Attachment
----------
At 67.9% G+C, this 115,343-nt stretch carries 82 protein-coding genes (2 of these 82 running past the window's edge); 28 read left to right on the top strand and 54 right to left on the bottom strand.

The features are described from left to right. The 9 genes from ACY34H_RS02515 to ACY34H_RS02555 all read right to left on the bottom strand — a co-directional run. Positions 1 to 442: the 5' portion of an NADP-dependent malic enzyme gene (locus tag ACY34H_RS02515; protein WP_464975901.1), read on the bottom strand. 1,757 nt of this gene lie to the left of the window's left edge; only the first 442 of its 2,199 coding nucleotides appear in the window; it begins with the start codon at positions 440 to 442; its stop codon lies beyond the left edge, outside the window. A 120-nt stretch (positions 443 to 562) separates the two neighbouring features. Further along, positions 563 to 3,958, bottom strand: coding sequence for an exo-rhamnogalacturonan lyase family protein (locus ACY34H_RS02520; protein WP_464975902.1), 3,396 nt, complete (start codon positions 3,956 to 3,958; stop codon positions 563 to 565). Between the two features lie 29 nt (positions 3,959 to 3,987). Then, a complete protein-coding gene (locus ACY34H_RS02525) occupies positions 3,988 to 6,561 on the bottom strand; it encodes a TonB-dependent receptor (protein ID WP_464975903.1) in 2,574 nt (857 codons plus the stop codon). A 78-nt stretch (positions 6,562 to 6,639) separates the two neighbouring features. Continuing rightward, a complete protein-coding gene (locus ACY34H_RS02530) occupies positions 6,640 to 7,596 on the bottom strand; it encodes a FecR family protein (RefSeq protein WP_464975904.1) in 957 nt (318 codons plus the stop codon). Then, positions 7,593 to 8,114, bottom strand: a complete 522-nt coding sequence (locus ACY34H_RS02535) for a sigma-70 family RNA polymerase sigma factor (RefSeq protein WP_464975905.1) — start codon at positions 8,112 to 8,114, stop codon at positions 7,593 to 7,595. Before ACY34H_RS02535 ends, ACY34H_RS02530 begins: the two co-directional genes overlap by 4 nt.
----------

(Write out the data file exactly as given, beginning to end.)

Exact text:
At 67.9% G+C, this 115,343-nt stretch carries 82 protein-coding genes (2 of these 82 running past the window's edge); 28 read left to right on the top strand and 54 right to left on the bottom strand.

The features are described from left to right. The 9 genes from ACY34H_RS02515 to ACY34H_RS02555 all read right to left on the bottom strand — a co-directional run. Positions 1 to 442: the 5' portion of an NADP-dependent malic enzyme gene (locus tag ACY34H_RS02515; protein WP_464975901.1), read on the bottom strand. 1,757 nt of this gene lie to the left of the window's left edge; only the first 442 of its 2,199 coding nucleotides appear in the window; it begins with the start codon at positions 440 to 442; its stop codon lies beyond the left edge, outside the window. A 120-nt stretch (positions 443 to 562) separates the two neighbouring features. Further along, positions 563 to 3,958, bottom strand: coding sequence for an exo-rhamnogalacturonan lyase family protein (locus ACY34H_RS02520; protein WP_464975902.1), 3,396 nt, complete (start codon positions 3,956 to 3,958; stop codon positions 563 to 565). Between the two features lie 29 nt (positions 3,959 to 3,987). Then, a complete protein-coding gene (locus ACY34H_RS02525) occupies positions 3,988 to 6,561 on the bottom strand; it encodes a TonB-dependent receptor (protein ID WP_464975903.1) in 2,574 nt (857 codons plus the stop codon). A 78-nt stretch (positions 6,562 to 6,639) separates the two neighbouring features. Continuing rightward, a complete protein-coding gene (locus ACY34H_RS02530) occupies positions 6,640 to 7,596 on the bottom strand; it encodes a FecR family protein (RefSeq protein WP_464975904.1) in 957 nt (318 codons plus the stop codon). Then, positions 7,593 to 8,114, bottom strand: a complete 522-nt coding sequence (locus ACY34H_RS02535) for a sigma-70 family RNA polymerase sigma factor (RefSeq protein WP_464975905.1) — start codon at positions 8,112 to 8,114, stop codon at positions 7,593 to 7,595. Before ACY34H_RS02535 ends, ACY34H_RS02530 begins: the two co-directional genes overlap by 4 nt.